Dietary Control Blood Sugar via Counting Calories (Reprint from Aug 2016)

The Mayo Clinic site we saw earlier recommends counting calories as a way of preventing weight gain when taking Insulin. Sounds good in theory. After all energy out has to match energy in. If you take in more energy than you put out you gain weight. If you take in less energy than you put out then you lose weight.

The only problem is that it is much, much more complicated than that. Here’s what I see as both sides of the question.

Positive Side of Counting Calories

  • Can be reduced to simpler terms, like exchanges.
  • Can eat until we reach our calorie limit and then stop for the day. This produces an extended fasting time which is good.
  • Being aware if how much we eat by logging can show we are eating a lot more calories than we think we are.

Negative Side of Counting Calories

  • Calories don’t take into account the type of calories consumed and their impact on blood sugar control. A packet of white sugar and a piece of lean chicken breast could have the same number of calories but a completely different response in a T2D. We don’t process them at the same rates (previous BLOG post on this).
  • As an example of the type of calories mattering a controlled study was performed which showed the higher protein and lower carbs group had improved insulin sensitivity and cardiometabolic profile in overweight women. So if the advice is to count calories with the goal of restricting calories then the type of calories need to be considered as very important.
  • The type of calories consumed also affected the bounce back after the diet (Study here: Diets with high or low protein content and glycemic index for weight-loss maintenance). Bottom line is higher protein is better.
  • Counting calories is the standard weight watchers approach and thousands of other companies which want to sell you books and meal plans. It doesn’t work in the long run except for getting repeat customers.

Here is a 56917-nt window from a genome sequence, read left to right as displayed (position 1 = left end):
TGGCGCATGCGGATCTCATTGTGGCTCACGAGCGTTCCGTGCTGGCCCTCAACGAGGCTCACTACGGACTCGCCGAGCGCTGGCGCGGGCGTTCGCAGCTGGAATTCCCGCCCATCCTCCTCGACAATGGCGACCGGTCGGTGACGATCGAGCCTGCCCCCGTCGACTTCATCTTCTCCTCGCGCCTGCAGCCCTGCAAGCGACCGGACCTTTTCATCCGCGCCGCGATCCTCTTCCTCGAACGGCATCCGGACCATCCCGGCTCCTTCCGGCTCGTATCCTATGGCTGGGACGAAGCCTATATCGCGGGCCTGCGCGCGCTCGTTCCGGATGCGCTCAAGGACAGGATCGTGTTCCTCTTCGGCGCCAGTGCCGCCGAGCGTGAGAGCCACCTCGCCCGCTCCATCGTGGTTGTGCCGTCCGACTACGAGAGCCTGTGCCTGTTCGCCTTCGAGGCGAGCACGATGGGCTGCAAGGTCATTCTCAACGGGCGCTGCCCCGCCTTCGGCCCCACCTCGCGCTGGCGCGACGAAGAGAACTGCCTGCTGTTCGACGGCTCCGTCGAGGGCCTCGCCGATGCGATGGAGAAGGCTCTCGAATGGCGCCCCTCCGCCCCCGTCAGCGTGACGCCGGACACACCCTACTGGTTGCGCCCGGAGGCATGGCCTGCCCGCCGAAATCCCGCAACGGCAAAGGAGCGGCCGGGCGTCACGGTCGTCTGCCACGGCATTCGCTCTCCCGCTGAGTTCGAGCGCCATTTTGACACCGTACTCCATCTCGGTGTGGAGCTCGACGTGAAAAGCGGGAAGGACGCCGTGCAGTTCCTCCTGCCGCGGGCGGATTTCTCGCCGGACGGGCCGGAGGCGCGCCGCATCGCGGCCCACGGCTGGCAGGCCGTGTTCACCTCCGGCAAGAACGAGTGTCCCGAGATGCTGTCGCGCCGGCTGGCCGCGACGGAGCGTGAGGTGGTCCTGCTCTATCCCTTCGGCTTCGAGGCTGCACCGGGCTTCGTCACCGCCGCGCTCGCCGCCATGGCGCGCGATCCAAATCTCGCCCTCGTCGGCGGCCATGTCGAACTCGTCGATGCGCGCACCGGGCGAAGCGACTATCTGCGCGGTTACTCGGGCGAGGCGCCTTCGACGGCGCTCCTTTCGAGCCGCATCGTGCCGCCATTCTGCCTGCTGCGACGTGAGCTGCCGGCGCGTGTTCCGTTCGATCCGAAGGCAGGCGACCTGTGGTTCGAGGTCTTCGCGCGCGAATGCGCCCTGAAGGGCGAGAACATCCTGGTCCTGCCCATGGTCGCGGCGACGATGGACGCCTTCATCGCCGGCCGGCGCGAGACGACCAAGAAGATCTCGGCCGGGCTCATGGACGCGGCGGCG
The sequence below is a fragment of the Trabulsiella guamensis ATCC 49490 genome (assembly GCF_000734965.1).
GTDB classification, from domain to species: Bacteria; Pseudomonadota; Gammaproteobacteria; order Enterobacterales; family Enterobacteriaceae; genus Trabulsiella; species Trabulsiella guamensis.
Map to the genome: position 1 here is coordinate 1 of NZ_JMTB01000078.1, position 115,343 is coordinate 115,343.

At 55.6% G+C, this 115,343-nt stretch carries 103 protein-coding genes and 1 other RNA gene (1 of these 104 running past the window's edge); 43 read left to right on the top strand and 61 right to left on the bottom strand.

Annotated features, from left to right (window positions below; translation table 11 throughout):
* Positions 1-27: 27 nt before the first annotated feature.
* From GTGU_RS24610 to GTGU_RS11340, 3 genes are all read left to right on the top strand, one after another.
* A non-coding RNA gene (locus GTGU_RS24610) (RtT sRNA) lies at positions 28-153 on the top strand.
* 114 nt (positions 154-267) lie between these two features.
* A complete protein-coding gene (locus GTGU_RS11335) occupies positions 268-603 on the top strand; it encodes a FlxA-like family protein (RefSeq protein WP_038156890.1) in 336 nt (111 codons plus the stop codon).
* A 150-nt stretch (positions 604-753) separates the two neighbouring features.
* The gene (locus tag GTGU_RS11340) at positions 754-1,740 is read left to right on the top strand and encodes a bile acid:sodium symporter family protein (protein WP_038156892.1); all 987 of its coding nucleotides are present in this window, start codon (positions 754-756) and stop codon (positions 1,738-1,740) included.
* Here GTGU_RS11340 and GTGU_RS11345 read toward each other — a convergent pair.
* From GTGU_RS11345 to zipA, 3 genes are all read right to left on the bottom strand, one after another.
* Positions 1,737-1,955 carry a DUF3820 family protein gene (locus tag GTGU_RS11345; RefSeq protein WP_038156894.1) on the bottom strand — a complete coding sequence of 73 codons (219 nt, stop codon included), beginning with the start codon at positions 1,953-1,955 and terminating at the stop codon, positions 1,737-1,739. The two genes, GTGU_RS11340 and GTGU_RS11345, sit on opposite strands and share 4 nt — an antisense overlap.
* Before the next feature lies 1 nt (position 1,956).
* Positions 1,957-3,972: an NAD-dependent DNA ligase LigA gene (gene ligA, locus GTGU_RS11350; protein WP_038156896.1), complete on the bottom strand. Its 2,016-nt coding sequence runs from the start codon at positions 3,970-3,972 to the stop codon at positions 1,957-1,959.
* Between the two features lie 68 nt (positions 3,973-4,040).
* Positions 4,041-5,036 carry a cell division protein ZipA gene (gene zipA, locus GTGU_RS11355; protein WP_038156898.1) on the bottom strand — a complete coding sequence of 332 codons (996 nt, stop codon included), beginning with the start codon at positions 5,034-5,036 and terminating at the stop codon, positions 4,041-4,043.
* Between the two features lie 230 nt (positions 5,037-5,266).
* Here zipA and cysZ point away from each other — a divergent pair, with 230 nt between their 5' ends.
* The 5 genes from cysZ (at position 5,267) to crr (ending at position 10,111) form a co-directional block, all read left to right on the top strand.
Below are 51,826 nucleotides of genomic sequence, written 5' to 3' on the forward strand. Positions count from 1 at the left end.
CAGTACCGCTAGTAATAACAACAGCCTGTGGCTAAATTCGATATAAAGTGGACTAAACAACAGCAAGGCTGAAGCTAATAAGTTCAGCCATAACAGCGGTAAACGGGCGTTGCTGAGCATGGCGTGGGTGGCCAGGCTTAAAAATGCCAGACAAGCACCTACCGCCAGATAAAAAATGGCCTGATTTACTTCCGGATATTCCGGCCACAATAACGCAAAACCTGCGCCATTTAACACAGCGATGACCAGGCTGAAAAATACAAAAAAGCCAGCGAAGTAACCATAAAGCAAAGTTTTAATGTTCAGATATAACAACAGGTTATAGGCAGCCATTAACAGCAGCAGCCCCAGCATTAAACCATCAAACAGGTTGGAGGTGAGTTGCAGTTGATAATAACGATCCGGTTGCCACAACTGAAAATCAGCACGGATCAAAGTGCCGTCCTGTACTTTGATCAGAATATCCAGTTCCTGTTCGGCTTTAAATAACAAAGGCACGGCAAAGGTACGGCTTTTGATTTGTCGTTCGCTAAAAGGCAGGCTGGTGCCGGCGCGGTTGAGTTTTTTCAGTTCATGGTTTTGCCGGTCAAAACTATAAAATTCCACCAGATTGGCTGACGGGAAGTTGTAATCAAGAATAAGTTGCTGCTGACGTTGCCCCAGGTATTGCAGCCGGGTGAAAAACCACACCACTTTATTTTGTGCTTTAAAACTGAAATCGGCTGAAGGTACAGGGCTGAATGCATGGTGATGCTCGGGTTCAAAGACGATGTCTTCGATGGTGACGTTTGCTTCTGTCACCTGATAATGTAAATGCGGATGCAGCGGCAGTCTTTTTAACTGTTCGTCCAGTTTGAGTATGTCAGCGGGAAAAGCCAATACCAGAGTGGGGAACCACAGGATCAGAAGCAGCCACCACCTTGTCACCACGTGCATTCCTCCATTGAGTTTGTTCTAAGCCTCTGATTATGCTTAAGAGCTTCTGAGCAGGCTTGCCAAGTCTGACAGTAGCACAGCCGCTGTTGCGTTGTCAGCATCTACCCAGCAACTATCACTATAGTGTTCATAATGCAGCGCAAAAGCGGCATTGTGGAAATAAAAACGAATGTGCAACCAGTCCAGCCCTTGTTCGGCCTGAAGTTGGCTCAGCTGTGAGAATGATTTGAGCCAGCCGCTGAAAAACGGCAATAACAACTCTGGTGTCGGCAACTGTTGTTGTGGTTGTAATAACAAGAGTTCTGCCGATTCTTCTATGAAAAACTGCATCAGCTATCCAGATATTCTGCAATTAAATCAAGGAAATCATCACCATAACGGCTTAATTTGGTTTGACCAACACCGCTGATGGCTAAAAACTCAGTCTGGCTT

• My own experience is that I still pick up stuff I buy and look at the labels to see what is in them. I don’t eat bread very often and stay away from most carbs and still have way too much weight.
  • Most of the people I know comment on how I never eat. It’s not like I am secretly binging either. I have been on many restricted calorie diets.
  • The Biggest Loser show does the most extreme intervention of restricted calories and exercise possible and many/most of the people gained the weight back. The ones that only had a modest gain were those who worked as trainers.
  • The biggest problem is the reduction in our metabolism that inevitably happens with a restricted calorie diet. This is a long term effect. That is my problem personally and with this sort of diet. In the case of the Biggest Loser show the study concluded:

By the finale, all their metabolisms had significantly slowed down due to the weight loss from diet and exercise routines, and their bodies were not burning enough calories each day to maintain their thinner frames. This was not a surprise to scientists, because studies have previously found that everyone’s metabolism slows down after a diet. But it was shocking that over the next several years, their metabolisms did not recover and return to the normal rate for a person of their size. Instead, their metabolisms became even slower, which caused the pounds to pack back on.

That is the key and the problem with the counting calories form of dieting. Sure you can lose weight but your metabolism drops.

The advice I give my own children is to not go on a diet to lose. Weight. They will gain the weight back and then more when they permanently alter their metabolism.

Author: Doug

I'm an Engineer who is also a science geek. I was pre-diabetic in 1996 and became a diabetic in 2003. I decided to figure out how to hack my diabetes and in 2016 found the ketogetic diet which reversed my diabetes.

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